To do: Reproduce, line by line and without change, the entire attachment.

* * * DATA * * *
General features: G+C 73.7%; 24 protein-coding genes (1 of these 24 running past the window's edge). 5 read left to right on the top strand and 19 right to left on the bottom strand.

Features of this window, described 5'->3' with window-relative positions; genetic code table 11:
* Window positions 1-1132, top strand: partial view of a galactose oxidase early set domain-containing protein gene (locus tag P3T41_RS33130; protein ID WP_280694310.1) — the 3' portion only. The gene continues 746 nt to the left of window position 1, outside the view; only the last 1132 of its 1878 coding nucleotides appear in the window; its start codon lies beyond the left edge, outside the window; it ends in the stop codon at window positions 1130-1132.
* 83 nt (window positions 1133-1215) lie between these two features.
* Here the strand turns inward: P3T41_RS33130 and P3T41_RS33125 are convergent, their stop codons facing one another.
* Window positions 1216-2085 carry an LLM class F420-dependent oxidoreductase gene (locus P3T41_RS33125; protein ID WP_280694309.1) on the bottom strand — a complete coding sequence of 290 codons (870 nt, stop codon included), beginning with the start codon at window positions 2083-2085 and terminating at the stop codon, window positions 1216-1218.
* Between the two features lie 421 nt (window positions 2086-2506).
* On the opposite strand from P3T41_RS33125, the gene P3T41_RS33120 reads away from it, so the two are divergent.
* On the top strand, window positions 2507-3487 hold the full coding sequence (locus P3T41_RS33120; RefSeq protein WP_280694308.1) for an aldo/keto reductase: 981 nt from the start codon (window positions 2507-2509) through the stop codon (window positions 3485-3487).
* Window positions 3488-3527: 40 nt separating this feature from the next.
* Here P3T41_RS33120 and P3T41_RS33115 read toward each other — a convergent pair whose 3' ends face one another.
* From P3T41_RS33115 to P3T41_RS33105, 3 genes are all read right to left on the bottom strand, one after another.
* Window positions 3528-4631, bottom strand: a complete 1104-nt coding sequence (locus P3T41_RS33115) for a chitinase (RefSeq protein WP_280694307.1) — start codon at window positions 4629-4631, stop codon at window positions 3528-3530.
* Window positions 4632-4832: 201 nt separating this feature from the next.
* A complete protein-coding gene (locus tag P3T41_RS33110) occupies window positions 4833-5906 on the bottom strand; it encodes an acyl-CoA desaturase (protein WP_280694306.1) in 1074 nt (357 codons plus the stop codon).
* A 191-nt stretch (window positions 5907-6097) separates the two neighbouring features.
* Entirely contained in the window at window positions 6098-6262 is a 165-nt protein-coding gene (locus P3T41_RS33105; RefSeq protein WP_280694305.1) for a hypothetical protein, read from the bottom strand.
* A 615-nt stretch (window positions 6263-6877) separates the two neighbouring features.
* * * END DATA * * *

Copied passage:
General features: G+C 73.7%; 24 protein-coding genes (1 of these 24 running past the window's edge). 5 read left to right on the top strand and 19 right to left on the bottom strand.

Features of this window, described 5'->3' with window-relative positions; genetic code table 11:
* Window positions 1-1132, top strand: partial view of a galactose oxidase early set domain-containing protein gene (locus tag P3T41_RS33130; protein ID WP_280694310.1) — the 3' portion only. The gene continues 746 nt to the left of window position 1, outside the view; only the last 1132 of its 1878 coding nucleotides appear in the window; its start codon lies beyond the left edge, outside the window; it ends in the stop codon at window positions 1130-1132.
* 83 nt (window positions 1133-1215) lie between these two features.
* Here the strand turns inward: P3T41_RS33130 and P3T41_RS33125 are convergent, their stop codons facing one another.
* Window positions 1216-2085 carry an LLM class F420-dependent oxidoreductase gene (locus P3T41_RS33125; protein ID WP_280694309.1) on the bottom strand — a complete coding sequence of 290 codons (870 nt, stop codon included), beginning with the start codon at window positions 2083-2085 and terminating at the stop codon, window positions 1216-1218.
* Between the two features lie 421 nt (window positions 2086-2506).
* On the opposite strand from P3T41_RS33125, the gene P3T41_RS33120 reads away from it, so the two are divergent.
* On the top strand, window positions 2507-3487 hold the full coding sequence (locus P3T41_RS33120; RefSeq protein WP_280694308.1) for an aldo/keto reductase: 981 nt from the start codon (window positions 2507-2509) through the stop codon (window positions 3485-3487).
* Window positions 3488-3527: 40 nt separating this feature from the next.
* Here P3T41_RS33120 and P3T41_RS33115 read toward each other — a convergent pair whose 3' ends face one another.
* From P3T41_RS33115 to P3T41_RS33105, 3 genes are all read right to left on the bottom strand, one after another.
* Window positions 3528-4631, bottom strand: a complete 1104-nt coding sequence (locus P3T41_RS33115) for a chitinase (RefSeq protein WP_280694307.1) — start codon at window positions 4629-4631, stop codon at window positions 3528-3530.
* Window positions 4632-4832: 201 nt separating this feature from the next.
* A complete protein-coding gene (locus tag P3T41_RS33110) occupies window positions 4833-5906 on the bottom strand; it encodes an acyl-CoA desaturase (protein WP_280694306.1) in 1074 nt (357 codons plus the stop codon).
* A 191-nt stretch (window positions 5907-6097) separates the two neighbouring features.
* Entirely contained in the window at window positions 6098-6262 is a 165-nt protein-coding gene (locus P3T41_RS33105; RefSeq protein WP_280694305.1) for a hypothetical protein, read from the bottom strand.
* A 615-nt stretch (window positions 6263-6877) separates the two neighbouring features.